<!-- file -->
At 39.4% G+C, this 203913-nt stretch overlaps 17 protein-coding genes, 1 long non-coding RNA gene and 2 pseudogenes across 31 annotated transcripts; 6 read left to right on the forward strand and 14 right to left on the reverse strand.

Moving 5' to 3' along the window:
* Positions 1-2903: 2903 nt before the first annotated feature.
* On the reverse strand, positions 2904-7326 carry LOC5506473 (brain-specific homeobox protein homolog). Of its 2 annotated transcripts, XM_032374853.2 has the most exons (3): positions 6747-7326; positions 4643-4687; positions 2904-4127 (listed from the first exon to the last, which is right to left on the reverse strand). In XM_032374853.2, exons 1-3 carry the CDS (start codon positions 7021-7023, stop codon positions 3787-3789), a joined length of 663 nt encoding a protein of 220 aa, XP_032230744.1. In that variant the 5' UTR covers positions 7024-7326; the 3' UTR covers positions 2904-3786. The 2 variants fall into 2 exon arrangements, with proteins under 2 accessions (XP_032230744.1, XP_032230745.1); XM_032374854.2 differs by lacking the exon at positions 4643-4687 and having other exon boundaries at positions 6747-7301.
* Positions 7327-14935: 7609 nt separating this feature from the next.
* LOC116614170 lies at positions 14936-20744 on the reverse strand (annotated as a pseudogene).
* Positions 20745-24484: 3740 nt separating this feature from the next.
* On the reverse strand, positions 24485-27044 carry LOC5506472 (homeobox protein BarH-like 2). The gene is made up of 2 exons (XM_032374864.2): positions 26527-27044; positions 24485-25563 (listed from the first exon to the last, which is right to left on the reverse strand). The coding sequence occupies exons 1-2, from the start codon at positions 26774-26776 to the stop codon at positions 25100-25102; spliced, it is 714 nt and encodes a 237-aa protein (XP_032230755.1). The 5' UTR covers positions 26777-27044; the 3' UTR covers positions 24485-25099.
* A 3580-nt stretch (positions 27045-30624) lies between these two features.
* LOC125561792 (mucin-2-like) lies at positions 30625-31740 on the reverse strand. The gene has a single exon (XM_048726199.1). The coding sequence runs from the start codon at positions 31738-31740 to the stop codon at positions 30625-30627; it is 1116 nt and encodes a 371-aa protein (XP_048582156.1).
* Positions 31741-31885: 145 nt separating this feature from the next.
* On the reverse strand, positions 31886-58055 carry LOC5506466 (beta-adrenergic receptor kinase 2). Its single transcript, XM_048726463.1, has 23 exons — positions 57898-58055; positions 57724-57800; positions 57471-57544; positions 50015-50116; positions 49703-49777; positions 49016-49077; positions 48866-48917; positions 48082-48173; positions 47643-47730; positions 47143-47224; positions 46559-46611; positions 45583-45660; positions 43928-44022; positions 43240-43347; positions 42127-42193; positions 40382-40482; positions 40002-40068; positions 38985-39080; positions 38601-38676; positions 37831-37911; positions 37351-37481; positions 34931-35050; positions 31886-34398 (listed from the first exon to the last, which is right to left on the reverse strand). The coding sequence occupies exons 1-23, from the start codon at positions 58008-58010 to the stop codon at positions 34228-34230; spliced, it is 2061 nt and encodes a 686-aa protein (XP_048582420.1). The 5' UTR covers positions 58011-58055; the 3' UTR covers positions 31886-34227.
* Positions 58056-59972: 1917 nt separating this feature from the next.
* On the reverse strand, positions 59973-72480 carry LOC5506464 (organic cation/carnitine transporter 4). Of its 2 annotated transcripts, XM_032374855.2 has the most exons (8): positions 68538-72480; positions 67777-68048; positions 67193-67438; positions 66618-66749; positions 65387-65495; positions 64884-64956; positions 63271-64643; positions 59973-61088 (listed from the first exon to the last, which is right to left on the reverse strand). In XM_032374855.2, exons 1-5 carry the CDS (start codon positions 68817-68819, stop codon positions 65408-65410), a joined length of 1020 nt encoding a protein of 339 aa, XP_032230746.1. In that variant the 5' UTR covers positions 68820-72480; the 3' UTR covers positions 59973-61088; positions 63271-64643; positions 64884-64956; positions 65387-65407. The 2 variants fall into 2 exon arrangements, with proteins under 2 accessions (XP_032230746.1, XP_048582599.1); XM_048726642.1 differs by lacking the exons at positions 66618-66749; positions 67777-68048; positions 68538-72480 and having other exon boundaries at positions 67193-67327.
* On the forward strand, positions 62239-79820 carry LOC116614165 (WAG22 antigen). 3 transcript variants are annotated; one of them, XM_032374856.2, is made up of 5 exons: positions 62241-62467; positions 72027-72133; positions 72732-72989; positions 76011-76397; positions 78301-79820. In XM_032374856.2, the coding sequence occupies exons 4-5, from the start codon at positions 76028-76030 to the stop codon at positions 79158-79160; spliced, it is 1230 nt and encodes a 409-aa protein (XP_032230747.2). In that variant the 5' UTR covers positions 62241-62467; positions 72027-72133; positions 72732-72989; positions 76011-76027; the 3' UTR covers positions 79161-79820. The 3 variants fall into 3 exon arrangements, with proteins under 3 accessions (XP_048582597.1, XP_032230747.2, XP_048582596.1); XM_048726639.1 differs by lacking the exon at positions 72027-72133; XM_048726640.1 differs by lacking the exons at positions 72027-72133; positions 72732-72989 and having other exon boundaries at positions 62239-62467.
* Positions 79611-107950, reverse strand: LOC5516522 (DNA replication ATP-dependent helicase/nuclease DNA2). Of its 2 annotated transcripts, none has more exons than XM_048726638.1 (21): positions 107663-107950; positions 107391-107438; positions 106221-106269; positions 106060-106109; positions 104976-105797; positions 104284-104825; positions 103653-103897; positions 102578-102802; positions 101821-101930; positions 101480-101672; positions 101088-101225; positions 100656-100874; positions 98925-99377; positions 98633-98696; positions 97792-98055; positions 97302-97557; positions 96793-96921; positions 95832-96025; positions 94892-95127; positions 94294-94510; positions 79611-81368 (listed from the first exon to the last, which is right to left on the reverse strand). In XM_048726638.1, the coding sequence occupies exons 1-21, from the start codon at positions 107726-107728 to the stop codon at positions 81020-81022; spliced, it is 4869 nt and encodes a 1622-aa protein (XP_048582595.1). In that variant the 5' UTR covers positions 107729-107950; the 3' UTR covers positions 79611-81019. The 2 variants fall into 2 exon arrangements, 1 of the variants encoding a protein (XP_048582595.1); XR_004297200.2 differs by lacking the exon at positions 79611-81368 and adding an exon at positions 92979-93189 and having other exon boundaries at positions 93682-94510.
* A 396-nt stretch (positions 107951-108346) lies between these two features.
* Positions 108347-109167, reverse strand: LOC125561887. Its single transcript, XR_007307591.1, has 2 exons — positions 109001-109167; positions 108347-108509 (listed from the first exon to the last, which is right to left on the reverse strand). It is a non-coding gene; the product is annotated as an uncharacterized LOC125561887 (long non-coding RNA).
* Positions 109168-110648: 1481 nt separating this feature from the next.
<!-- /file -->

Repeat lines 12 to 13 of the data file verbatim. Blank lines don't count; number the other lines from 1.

* On the reverse strand, positions 31886-58055 carry LOC5506466 (beta-adrenergic receptor kinase 2). Its single transcript, XM_048726463.1, has 23 exons — positions 57898-58055; positions 57724-57800; positions 57471-57544; positions 50015-50116; positions 49703-49777; positions 49016-49077; positions 48866-48917; positions 48082-48173; positions 47643-47730; positions 47143-47224; positions 46559-46611; positions 45583-45660; positions 43928-44022; positions 43240-43347; positions 42127-42193; positions 40382-40482; positions 40002-40068; positions 38985-39080; positions 38601-38676; positions 37831-37911; positions 37351-37481; positions 34931-35050; positions 31886-34398 (listed from the first exon to the last, which is right to left on the reverse strand). The coding sequence occupies exons 1-23, from the start codon at positions 58008-58010 to the stop codon at positions 34228-34230; spliced, it is 2061 nt and encodes a 686-aa protein (XP_048582420.1). The 5' UTR covers positions 58011-58055; the 3' UTR covers positions 31886-34227.
* Positions 58056-59972: 1917 nt separating this feature from the next.